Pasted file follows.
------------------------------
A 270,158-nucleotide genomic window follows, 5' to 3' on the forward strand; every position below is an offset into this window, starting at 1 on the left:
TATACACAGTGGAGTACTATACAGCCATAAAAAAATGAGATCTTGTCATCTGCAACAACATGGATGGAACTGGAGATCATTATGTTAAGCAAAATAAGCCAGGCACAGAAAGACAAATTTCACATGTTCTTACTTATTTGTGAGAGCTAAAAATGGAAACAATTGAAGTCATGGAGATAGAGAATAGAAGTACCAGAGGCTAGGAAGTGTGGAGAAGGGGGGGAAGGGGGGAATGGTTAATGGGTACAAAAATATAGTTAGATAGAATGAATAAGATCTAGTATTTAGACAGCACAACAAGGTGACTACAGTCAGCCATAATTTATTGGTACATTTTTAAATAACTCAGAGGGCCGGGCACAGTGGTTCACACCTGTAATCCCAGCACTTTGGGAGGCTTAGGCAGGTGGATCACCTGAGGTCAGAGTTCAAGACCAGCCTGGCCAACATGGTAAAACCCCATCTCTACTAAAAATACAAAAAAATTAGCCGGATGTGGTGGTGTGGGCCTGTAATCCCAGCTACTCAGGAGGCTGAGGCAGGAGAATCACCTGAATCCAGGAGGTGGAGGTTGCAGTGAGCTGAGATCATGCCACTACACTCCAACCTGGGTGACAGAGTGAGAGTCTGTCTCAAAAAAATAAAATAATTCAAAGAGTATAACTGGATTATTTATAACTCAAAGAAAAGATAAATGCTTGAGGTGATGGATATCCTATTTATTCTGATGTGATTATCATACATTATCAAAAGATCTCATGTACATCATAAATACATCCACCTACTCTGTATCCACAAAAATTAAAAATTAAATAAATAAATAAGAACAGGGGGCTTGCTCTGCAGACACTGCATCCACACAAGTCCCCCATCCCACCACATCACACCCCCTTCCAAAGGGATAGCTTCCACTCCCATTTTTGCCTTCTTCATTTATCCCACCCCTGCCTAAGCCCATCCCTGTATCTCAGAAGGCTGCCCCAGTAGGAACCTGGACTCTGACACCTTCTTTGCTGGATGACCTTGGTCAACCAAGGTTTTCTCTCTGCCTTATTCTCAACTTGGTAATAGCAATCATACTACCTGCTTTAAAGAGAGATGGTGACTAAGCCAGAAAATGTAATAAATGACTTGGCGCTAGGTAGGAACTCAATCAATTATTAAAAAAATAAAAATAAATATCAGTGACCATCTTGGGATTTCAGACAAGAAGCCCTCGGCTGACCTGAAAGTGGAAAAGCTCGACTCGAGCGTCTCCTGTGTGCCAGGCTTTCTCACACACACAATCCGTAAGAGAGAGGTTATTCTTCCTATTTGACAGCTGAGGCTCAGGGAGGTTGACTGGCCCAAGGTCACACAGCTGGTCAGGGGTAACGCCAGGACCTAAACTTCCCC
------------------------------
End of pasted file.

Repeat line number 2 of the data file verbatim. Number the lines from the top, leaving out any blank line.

TATACACAGTGGAGTACTATACAGCCATAAAAAAATGAGATCTTGTCATCTGCAACAACATGGATGGAACTGGAGATCATTATGTTAAGCAAAATAAGCCAGGCACAGAAAGACAAATTTCACATGTTCTTACTTATTTGTGAGAGCTAAAAATGGAAACAATTGAAGTCATGGAGATAGAGAATAGAAGTACCAGAGGCTAGGAAGTGTGGAGAAGGGGGGGAAGGGGGGAATGGTTAATGGGTACAAAAATATAGTTAGATAGAATGAATAAGATCTAGTATTTAGACAGCACAACAAGGTGACTACAGTCAGCCATAATTTATTGGTACATTTTTAAATAACTCAGAGGGCCGGGCACAGTGGTTCACACCTGTAATCCCAGCACTTTGGGAGGCTTAGGCAGGTGGATCACCTGAGGTCAGAGTTCAAGACCAGCCTGGCCAACATGGTAAAACCCCATCTCTACTAAAAATACAAAAAAATTAGCCGGATGTGGTGGTGTGGGCCTGTAATCCCAGCTACTCAGGAGGCTGAGGCAGGAGAATCACCTGAATCCAGGAGGTGGAGGTTGCAGTGAGCTGAGATCATGCCACTACACTCCAACCTGGGTGACAGAGTGAGAGTCTGTCTCAAAAAAATAAAATAATTCAAAGAGTATAACTGGATTATTTATAACTCAAAGAAAAGATAAATGCTTGAGGTGATGGATATCCTATTTATTCTGATGTGATTATCATACATTATCAAAAGATCTCATGTACATCATAAATACATCCACCTACTCTGTATCCACAAAAATTAAAAATTAAATAAATAAATAAGAACAGGGGGCTTGCTCTGCAGACACTGCATCCACACAAGTCCCCCATCCCACCACATCACACCCCCTTCCAAAGGGATAGCTTCCACTCCCATTTTTGCCTTCTTCATTTATCCCACCCCTGCCTAAGCCCATCCCTGTATCTCAGAAGGCTGCCCCAGTAGGAACCTGGACTCTGACACCTTCTTTGCTGGATGACCTTGGTCAACCAAGGTTTTCTCTCTGCCTTATTCTCAACTTGGTAATAGCAATCATACTACCTGCTTTAAAGAGAGATGGTGACTAAGCCAGAAAATGTAATAAATGACTTGGCGCTAGGTAGGAACTCAATCAATTATTAAAAAAATAAAAATAAATATCAGTGACCATCTTGGGATTTCAGACAAGAAGCCCTCGGCTGACCTGAAAGTGGAAAAGCTCGACTCGAGCGTCTCCTGTGTGCCAGGCTTTCTCACACACACAATCCGTAAGAGAGAGGTTATTCTTCCTATTTGACAGCTGAGGCTCAGGGAGGTTGACTGGCCCAAGGTCACACAGCTGGTCAGGGGTAACGCCAGGACCTAAACTTCCCC